The “Link Click” tag will now track any links that are clicked on your website within Google Analytics once published, previewed or debugged. They will be under the “link click” event category.

A useful example of this may be to track all PDF link clicks. The tag event tracking parameters could be:

  • Category pdf download
  • Action /pdf/{{element url}}
  • Label {{element text}}

And the rule could have the settings:

Note: It may be necessary to use a regular expression instead of ends with if the PDF extension could be lowercase or uppercase. Alternatively, you could create a macro to ensure the element URL is always lowercase.

The Auto-Event Variable Macro

The Auto-Event Variable macro allows you to use existing built-in variables to create additional macros that are similar in usage to the built-in macros. A potentially useful example of this could be the host name of an element’s URL:

Even if the href attribute of an a tag is a relative link, the {{element url}} built-in macro contains the entire path of the target location. Using an Auto-Event Variable will allow you to obtain any part of this link, in this case just the host name of the URL.

The Custom JavaScript Macro

The Custom JavaScript macro allows you to write your own JavaScript within the functionality of a macro. An example of this is:

This would allow you to retrieve the current date within your tags and rules. In addition to this, you can use macros within the code you write:

This would allow you to retrieve just the relative link and any query string from the {{element}} built-in macro. Alternatively you could use Auto-Event Variables to find the relative link and query and then use the Custom JavaScript to concatenate them together.

The JavaScript Variable Macro

The JavaScript Variable macro allows you to use any global JavaScript variable within the functionality of a macro. An example of this is:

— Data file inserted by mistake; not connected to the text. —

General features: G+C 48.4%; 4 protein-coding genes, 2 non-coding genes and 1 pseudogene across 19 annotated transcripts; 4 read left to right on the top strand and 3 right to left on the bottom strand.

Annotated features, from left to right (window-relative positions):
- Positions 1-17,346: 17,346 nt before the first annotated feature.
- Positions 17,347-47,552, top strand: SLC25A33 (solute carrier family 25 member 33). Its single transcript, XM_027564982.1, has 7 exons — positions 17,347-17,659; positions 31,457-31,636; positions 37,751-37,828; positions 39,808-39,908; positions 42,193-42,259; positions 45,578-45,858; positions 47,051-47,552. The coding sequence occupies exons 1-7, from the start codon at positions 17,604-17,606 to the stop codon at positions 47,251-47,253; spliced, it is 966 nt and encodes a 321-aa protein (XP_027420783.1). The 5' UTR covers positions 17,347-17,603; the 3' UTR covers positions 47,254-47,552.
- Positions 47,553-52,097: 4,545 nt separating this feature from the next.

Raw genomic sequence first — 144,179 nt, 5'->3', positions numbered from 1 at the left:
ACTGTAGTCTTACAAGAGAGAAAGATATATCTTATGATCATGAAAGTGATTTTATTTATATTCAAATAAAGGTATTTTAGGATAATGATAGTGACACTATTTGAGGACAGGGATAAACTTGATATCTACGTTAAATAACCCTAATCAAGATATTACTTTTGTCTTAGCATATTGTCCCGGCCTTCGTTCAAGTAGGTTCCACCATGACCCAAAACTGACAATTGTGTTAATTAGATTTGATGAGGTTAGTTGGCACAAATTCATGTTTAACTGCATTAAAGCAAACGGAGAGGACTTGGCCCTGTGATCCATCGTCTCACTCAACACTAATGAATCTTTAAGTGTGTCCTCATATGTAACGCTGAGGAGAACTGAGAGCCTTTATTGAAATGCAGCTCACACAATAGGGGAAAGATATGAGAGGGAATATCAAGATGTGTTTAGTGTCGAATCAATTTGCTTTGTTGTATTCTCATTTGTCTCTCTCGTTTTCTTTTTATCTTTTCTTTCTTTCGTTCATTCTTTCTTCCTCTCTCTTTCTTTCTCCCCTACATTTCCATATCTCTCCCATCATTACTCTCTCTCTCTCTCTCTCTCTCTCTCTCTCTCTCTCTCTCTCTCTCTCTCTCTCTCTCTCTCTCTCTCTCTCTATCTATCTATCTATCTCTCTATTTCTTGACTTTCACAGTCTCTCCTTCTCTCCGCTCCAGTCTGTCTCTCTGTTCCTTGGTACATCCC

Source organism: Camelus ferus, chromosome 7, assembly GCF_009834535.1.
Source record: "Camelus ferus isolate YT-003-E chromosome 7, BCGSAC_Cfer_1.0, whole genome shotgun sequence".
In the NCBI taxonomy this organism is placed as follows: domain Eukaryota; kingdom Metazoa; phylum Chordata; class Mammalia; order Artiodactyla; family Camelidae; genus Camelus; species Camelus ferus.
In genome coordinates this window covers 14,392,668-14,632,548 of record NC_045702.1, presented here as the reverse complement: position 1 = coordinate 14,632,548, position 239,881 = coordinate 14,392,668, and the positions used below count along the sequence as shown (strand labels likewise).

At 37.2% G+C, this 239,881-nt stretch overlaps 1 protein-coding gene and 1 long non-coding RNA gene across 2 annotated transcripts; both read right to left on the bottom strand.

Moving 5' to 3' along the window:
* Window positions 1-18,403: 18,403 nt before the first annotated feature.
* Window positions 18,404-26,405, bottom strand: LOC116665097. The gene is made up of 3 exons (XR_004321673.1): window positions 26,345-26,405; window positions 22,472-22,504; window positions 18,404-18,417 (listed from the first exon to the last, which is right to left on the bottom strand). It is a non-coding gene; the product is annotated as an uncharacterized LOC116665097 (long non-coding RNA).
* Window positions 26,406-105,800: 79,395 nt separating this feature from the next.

This would allow you to use the title of the page the user is on within your tags and rules.

The Data Layer

Within any JavaScript on your website you can set your own variables and trigger your own events to be used by Google Tag Manager. Doing this requires the use of the Data Layer. Before you can use the Data Layer, you will need to initialise it:

Once initialised, you can then send data to the Data Layer at any point in your own code:

Once data has been sent to the Data Layer, you can set up a macro to get this data from the Data Layer and then use it within tags and rules:

The Data Layer can also be used to trigger custom events. The push command has a keyword event that can be used to create these custom events:

These custom events can then be used within rules to trigger tags:

Useful Links

Below are a list of useful links:

Cannot create Application Pools after updating Visual Studio 2013

After creating a new website in IIS (and associated AppPool) all requests return a 503 and the Application Pool is stopped.

Event Logs will have something like:

Windows cannot copy file \\?\C:\Users\Default\AppData\Local\Microsoft\VSCommon\12.0\SQM\sqmdata-7696-039-00000.sqm to location \\?\C:\Users\[App Pool Name]\AppData\Local\Microsoft\VSCommon\12.0\SQM\sqmdata-7696-039-00000.sqm. This error may be caused by network problems or insufficient security rights.
DETAIL – Access is denied.

Navigate to C:\Users\Default\AppData\Local\Microsoft\VSCommon\12.0\SQM and delete any .sqm files within the folder.

This can be traced back to installing KB2932965 which is an update for Visual Studio 2013

By default IIS 8 creates a new user profile for every AppPool identity, it does this by copying the Default user profile. For whatever reason the update creates two .sqm files without setting any read permissions. When IIS attempts to copy the default user profile it fails because it doesn’t have read access. This in turns prevents the AppPool from starting correctly (although you’d never know from the IIS Management UI)

As far as I can tell these files are for customer satisfaction metrics, if you’re feeling particularly cautious don’t delete them, just give everyone read access (but delete them).

Minq and Autofac – quick setup guide

Its really simple to get these setup together. Once you have your Sitecore MVC project up and running:

  1. Install Autofac from Nuget
  2. Install Autofac ASP.NET MVC 5 Integration (note, select the appropriate version you require)
  3. Create a new intializer class (see below)
  4. Update the AssemblyInfo and add: [assembly: PreApplicationStartMethod(
    typeof(###.Initialization.Initializer), “Initialize”)]

    1. See for more info on this approach. It avoids needing to update global.asax. This tip was taken from
  5. Update the config as per
  6. Enjoy DI into your controllers